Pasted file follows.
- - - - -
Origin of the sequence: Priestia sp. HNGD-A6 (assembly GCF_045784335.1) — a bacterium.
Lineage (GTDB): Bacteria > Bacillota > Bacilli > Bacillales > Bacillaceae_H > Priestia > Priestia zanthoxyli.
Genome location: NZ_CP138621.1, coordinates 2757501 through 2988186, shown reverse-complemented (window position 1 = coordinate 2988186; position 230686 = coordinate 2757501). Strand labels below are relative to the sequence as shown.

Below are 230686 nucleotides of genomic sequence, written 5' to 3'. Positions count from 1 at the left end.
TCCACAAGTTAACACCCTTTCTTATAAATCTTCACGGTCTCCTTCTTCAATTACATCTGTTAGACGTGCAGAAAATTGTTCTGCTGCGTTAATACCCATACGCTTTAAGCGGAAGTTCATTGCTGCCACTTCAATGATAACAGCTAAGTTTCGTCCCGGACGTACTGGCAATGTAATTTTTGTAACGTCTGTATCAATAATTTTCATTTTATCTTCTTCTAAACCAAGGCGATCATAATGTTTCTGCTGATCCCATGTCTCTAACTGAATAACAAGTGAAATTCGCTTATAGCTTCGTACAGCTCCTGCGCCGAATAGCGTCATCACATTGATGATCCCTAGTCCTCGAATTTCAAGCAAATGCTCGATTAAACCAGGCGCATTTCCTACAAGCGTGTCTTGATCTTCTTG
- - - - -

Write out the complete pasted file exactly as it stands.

Origin of the sequence: Priestia sp. HNGD-A6 (assembly GCF_045784335.1) — a bacterium.
Lineage (GTDB): Bacteria > Bacillota > Bacilli > Bacillales > Bacillaceae_H > Priestia > Priestia zanthoxyli.
Genome location: NZ_CP138621.1, coordinates 2757501 through 2988186, shown reverse-complemented (window position 1 = coordinate 2988186; position 230686 = coordinate 2757501). Strand labels below are relative to the sequence as shown.

Below are 230686 nucleotides of genomic sequence, written 5' to 3'. Positions count from 1 at the left end.
TCCACAAGTTAACACCCTTTCTTATAAATCTTCACGGTCTCCTTCTTCAATTACATCTGTTAGACGTGCAGAAAATTGTTCTGCTGCGTTAATACCCATACGCTTTAAGCGGAAGTTCATTGCTGCCACTTCAATGATAACAGCTAAGTTTCGTCCCGGACGTACTGGCAATGTAATTTTTGTAACGTCTGTATCAATAATTTTCATTTTATCTTCTTCTAAACCAAGGCGATCATAATGTTTCTGCTGATCCCATGTCTCTAACTGAATAACAAGTGAAATTCGCTTATAGCTTCGTACAGCTCCTGCGCCGAATAGCGTCATCACATTGATGATCCCTAGTCCTCGAATTTCAAGCAAATGCTCGATTAAACCAGGCGCATTTCCTACAAGCGTGTCTTGATCTTCTTG